9064

GRay: a Massively Parallel GPU-Based Code for Ray Tracing in Relativistic Spacetimes

Chi-Kwan Chan, Dimitrios Psaltis, Feryal Ozel
Department of Astronomy, University of Arizona, 933 N. Cherry Ave., Tucson, AZ 85721
arXiv:1303.5057 [astro-ph.IM], (20 Mar 2013)
@article{2013arXiv1303.5057C,

   author={Chan}, C.-k. and {Psaltis}, D. and {Ozel}, F.},

   title={"{GRay: a Massively Parallel GPU-Based Code for Ray Tracing in Relativistic Spacetimes}"},

   journal={ArXiv e-prints},

   archivePrefix={"arXiv"},

   eprint={1303.5057},

   primaryClass={"astro-ph.IM"},

   keywords={Astrophysics – Instrumentation and Methods for Astrophysics},

   year={2013},

   month={mar},

   adsurl={http://adsabs.harvard.edu/abs/2013arXiv1303.5057C},

   adsnote={Provided by the SAO/NASA Astrophysics Data System}

}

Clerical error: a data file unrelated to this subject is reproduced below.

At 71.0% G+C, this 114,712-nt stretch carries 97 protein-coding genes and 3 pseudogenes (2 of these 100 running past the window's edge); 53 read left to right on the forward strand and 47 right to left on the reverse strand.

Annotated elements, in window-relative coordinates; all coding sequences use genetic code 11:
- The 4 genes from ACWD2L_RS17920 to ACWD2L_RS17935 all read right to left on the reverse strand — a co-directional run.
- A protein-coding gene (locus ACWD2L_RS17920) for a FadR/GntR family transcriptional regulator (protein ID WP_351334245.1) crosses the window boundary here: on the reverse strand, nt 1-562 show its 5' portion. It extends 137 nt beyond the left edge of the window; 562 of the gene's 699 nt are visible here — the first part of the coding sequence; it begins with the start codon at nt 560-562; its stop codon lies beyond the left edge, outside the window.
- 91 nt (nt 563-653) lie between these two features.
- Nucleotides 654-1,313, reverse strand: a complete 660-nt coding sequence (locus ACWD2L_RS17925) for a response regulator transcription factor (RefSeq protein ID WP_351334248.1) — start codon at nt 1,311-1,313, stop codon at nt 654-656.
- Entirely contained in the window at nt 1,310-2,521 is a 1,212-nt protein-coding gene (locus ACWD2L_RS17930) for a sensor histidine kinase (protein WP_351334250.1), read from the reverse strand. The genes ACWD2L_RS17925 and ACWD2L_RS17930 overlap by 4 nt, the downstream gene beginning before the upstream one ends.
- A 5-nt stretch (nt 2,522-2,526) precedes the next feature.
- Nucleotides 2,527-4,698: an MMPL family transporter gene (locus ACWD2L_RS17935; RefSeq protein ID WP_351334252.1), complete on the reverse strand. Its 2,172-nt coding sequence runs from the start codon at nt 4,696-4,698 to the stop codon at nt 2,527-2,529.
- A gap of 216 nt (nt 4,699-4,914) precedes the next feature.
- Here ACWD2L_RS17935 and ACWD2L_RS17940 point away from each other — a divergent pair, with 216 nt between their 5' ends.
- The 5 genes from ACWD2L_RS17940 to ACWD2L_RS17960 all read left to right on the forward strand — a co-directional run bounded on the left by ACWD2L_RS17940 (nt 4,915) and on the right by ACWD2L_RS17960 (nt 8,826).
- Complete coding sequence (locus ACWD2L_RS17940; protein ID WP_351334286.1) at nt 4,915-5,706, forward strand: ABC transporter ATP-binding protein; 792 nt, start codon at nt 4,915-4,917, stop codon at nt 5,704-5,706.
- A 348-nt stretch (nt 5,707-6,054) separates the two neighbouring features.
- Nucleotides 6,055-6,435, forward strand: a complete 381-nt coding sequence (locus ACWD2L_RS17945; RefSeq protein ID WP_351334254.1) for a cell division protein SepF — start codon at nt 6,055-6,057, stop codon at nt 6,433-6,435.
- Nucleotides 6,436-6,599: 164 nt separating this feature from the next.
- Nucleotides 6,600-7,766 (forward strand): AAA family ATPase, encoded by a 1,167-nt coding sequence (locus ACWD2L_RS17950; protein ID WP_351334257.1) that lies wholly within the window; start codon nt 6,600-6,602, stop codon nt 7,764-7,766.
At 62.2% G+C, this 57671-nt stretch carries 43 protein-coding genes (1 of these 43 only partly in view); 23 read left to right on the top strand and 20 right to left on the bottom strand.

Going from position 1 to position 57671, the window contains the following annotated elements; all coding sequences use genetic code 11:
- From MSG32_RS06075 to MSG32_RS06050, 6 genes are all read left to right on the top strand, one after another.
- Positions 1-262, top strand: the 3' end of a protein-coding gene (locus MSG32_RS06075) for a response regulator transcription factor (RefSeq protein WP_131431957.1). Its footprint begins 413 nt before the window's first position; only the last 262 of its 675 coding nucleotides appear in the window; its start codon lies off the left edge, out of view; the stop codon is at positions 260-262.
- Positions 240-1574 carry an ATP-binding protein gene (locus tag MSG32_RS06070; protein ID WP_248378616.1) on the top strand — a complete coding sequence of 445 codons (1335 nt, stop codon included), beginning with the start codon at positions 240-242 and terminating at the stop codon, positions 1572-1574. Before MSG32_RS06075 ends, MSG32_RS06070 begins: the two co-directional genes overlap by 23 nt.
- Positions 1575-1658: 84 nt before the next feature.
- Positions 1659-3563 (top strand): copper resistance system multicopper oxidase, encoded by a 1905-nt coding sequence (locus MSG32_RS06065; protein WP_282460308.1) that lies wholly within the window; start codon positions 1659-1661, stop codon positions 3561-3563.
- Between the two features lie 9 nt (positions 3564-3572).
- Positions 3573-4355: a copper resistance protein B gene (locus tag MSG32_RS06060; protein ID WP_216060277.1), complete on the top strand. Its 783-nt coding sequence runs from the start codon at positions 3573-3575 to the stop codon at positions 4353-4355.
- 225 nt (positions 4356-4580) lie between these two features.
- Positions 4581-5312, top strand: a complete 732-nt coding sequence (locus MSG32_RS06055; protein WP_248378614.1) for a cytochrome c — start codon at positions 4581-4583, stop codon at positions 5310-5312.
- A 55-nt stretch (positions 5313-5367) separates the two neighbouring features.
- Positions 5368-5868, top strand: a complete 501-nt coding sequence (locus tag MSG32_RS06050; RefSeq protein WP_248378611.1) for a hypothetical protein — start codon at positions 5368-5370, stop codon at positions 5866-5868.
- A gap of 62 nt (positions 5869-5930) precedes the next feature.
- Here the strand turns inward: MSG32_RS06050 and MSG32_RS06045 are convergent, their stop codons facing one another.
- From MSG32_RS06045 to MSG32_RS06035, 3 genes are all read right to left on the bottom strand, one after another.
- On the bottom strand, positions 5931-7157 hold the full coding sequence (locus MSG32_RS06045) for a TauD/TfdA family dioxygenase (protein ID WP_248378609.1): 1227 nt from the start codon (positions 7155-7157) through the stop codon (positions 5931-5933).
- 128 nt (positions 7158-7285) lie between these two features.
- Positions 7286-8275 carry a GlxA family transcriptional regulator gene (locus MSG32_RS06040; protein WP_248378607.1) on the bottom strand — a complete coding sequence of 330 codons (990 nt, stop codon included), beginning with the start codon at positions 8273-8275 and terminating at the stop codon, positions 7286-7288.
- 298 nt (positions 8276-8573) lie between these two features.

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We introduce GRay, a massively parallel integrator designed to trace the trajectories of billions of photons in a curved spacetime. This GPU-based integrator employs the stream processing paradigm, is implemented in CUDA C/C++, and runs on nVidia graphics cards. The peak performance of GRay using single precision floating-point arithmetic on a single GPU exceeds 300 GFLOP (or 1 nanosecond per photon per time step). For a realistic problem, where the peak performance cannot be reached, GRay is two orders of magnitude faster than existing CPU-based ray tracing codes. This performance enhancement allows more effective searches of large parameter spaces when comparing theoretical predictions of images, spectra, and lightcurves from the vicinities of compact objects to observations. GRay can also perform on-the-fly ray tracing within general relativistic magnetohydrodynamic algorithms that simulate accretion flows around compact objects. Making use of this algorithm, we calculate the properties of the shadows of Kerr black holes and the photon rings that surround them. We also provide accurate fitting formulae of their dependencies on black hole spin and observer inclination, which can be used to interpret upcoming observations of the black holes at the center of the Milky Way, as well as M87, with the Event Horizon Telescope.
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